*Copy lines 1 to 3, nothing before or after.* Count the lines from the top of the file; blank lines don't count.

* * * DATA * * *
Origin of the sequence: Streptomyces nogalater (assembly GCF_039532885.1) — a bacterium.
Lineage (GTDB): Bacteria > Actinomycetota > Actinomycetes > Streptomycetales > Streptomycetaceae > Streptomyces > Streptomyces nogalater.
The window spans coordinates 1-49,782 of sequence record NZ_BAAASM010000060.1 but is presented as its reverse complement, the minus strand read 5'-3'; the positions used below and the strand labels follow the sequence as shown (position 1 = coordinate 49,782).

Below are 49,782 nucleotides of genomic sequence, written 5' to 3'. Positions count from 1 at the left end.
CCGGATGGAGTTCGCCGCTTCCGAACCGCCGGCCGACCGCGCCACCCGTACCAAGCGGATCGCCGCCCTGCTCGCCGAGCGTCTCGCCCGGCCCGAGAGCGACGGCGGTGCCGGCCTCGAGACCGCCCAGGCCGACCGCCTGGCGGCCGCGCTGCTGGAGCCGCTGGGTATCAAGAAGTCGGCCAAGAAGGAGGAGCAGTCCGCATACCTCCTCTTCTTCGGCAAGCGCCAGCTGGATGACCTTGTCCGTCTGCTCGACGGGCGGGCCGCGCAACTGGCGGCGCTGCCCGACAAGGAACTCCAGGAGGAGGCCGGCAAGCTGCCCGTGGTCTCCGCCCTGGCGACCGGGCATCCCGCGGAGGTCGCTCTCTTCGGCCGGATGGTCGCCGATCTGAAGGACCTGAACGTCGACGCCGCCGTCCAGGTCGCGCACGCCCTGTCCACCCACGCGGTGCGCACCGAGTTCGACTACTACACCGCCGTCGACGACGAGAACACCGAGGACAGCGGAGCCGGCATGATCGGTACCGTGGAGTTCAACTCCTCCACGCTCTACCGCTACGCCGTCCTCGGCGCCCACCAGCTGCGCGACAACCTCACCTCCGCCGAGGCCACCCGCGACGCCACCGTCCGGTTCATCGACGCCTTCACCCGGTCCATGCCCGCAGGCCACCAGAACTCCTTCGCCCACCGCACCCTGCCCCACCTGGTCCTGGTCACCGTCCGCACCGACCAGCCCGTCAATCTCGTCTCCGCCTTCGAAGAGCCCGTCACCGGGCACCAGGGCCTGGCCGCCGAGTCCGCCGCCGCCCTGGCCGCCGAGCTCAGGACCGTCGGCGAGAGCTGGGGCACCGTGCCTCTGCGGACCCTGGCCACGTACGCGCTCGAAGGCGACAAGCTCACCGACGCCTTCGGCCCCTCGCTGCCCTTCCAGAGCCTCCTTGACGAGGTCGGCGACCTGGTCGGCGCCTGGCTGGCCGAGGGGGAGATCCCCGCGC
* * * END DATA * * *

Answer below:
Origin of the sequence: Streptomyces nogalater (assembly GCF_039532885.1) — a bacterium.
Lineage (GTDB): Bacteria > Actinomycetota > Actinomycetes > Streptomycetales > Streptomycetaceae > Streptomyces > Streptomyces nogalater.
The window spans coordinates 1-49,782 of sequence record NZ_BAAASM010000060.1 but is presented as its reverse complement, the minus strand read 5'-3'; the positions used below and the strand labels follow the sequence as shown (position 1 = coordinate 49,782).